Right on schedule, Microsoft has just announced on its Windows Team blog that Windows 8 has emerged from its long development and testing phase, and will soon be in the hands of manufacturers and OEMs for installation on new PCs and devices.
Among those on the list to receive the final build (build 9200, if you were curious) are Lenovo, Acer, ASUS and Toshiba, though that’s clearly just the tip of a very large iceberg.
While average users won’t be able to get their collective hands on the new OS before its official launch on October 26, Microsoft revealed when certain subsets of users could access the final build. Developers can download Windows 8 via their MSDN subscriptions on August 15, as can IT professionals with their TechNet subscriptions — lucky devils.
In a separate blog post, Microsoft’s Stephen Sinofsky dives into greater detail about the RTM process and the steps that led up to it. One of the juicier tidbits Sinofsky addressed was just how many people participated in the Windows 8 preview program — over 16 million PCs took part in the preview, with a full 7 million of those PCs running on the company’s Release Preview build. Solid numbers for what the company has referred to as a substantial “reimagining” of Windows as we know it, and the company hopes that same sort of momentum carries over into retail sales.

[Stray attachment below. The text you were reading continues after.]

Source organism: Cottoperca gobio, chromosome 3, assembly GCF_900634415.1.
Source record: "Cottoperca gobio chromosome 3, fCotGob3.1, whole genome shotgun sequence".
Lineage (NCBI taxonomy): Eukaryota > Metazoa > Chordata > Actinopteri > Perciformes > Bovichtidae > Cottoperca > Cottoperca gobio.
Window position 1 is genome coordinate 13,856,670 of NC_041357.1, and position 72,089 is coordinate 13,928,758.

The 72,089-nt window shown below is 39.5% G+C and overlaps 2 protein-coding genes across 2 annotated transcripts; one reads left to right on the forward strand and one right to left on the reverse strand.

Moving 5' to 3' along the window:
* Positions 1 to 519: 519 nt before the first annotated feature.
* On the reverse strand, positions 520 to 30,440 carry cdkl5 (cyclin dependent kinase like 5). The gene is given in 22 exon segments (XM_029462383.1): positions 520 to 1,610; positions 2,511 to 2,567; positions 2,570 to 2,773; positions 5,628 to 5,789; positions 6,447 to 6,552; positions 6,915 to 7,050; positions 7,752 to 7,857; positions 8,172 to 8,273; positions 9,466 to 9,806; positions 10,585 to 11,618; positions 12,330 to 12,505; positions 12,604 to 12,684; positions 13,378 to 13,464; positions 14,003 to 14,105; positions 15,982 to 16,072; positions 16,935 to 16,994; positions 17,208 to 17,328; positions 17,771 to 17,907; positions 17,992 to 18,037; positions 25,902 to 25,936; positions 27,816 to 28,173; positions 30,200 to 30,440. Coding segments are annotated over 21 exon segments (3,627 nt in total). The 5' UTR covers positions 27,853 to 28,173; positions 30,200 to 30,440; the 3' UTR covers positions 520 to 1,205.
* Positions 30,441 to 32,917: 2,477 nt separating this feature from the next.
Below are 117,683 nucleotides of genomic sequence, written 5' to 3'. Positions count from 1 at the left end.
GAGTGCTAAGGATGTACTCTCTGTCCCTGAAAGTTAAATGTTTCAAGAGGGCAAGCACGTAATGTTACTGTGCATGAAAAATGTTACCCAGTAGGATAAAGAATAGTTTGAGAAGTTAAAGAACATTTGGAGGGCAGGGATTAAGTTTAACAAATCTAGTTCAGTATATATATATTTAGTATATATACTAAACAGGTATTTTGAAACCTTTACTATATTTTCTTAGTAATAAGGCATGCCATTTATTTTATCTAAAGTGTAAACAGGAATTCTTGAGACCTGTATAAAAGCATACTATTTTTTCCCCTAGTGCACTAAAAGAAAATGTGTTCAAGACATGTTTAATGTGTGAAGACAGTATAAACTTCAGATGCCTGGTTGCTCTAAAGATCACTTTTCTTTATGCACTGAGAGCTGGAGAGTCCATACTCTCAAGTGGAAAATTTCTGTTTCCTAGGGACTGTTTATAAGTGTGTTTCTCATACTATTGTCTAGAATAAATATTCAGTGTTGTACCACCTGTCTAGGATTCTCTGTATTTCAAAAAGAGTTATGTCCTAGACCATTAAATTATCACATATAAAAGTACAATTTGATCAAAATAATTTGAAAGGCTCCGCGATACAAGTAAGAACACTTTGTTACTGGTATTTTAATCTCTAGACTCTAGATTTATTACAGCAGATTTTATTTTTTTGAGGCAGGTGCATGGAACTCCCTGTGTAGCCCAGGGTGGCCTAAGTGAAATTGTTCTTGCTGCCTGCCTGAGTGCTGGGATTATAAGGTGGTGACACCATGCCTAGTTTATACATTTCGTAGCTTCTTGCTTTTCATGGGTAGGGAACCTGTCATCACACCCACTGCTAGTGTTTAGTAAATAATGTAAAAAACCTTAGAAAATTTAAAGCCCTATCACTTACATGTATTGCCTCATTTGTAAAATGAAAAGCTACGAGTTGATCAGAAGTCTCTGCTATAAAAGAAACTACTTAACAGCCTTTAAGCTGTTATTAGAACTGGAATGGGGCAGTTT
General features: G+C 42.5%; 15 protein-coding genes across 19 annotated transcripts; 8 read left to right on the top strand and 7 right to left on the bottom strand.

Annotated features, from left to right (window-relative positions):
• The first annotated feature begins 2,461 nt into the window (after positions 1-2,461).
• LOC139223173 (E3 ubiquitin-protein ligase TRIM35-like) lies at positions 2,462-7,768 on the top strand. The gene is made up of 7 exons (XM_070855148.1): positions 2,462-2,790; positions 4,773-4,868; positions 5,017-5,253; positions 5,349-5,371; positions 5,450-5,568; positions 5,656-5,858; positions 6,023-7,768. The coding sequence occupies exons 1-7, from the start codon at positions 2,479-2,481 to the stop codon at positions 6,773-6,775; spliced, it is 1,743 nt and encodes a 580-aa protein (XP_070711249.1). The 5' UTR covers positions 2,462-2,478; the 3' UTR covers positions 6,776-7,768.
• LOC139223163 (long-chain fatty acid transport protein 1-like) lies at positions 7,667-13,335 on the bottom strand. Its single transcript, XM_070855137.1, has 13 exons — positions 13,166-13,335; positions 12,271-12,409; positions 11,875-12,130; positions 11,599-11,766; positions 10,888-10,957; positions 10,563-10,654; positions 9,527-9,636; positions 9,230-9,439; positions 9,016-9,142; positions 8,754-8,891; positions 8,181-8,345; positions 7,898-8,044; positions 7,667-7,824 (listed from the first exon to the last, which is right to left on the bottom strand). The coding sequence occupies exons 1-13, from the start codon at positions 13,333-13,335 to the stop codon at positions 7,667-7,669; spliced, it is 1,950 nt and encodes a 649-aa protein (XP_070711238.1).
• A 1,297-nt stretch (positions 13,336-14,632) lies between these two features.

With Windows 8 finally complete, Microsoft has begun to bring other parts of its ecosystem online. Take the Windows Store for instance — developers will soon able to submit paid apps into the new marketplace, though they’ll have to have their RTM builds installed and ready first. That said, Sinofsky was quick to note that “no software project is ever really ‘done,’” so the company will continue to monitor feedback from both users and its myriad hardware partners.